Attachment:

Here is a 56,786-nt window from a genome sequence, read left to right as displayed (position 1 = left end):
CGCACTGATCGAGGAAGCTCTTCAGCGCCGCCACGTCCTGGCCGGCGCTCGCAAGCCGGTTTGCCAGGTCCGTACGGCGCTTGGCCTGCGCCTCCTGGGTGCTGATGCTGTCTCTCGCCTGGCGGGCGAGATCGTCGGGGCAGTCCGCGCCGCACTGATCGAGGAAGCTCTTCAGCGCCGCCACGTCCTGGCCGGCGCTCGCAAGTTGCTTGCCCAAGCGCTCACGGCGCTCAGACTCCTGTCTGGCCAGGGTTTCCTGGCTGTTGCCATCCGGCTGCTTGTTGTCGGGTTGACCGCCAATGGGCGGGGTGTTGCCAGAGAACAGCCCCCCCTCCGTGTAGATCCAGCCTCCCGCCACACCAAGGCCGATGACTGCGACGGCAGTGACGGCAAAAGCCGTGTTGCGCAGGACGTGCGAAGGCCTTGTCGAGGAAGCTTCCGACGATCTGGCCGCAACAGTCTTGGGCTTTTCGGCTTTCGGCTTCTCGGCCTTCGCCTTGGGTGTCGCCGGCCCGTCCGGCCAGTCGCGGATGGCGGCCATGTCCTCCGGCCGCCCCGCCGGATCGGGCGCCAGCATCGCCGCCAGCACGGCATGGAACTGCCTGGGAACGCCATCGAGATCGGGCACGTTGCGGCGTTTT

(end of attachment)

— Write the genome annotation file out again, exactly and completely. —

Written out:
Here is a 56,786-nt window from a genome sequence, read left to right as displayed (position 1 = left end):
CGCACTGATCGAGGAAGCTCTTCAGCGCCGCCACGTCCTGGCCGGCGCTCGCAAGCCGGTTTGCCAGGTCCGTACGGCGCTTGGCCTGCGCCTCCTGGGTGCTGATGCTGTCTCTCGCCTGGCGGGCGAGATCGTCGGGGCAGTCCGCGCCGCACTGATCGAGGAAGCTCTTCAGCGCCGCCACGTCCTGGCCGGCGCTCGCAAGTTGCTTGCCCAAGCGCTCACGGCGCTCAGACTCCTGTCTGGCCAGGGTTTCCTGGCTGTTGCCATCCGGCTGCTTGTTGTCGGGTTGACCGCCAATGGGCGGGGTGTTGCCAGAGAACAGCCCCCCCTCCGTGTAGATCCAGCCTCCCGCCACACCAAGGCCGATGACTGCGACGGCAGTGACGGCAAAAGCCGTGTTGCGCAGGACGTGCGAAGGCCTTGTCGAGGAAGCTTCCGACGATCTGGCCGCAACAGTCTTGGGCTTTTCGGCTTTCGGCTTCTCGGCCTTCGCCTTGGGTGTCGCCGGCCCGTCCGGCCAGTCGCGGATGGCGGCCATGTCCTCCGGCCGCCCCGCCGGATCGGGCGCCAGCATCGCCGCCAGCACGGCATGGAACTGCCTGGGAACGCCATCGAGATCGGGCACGTTGCGGCGTTTT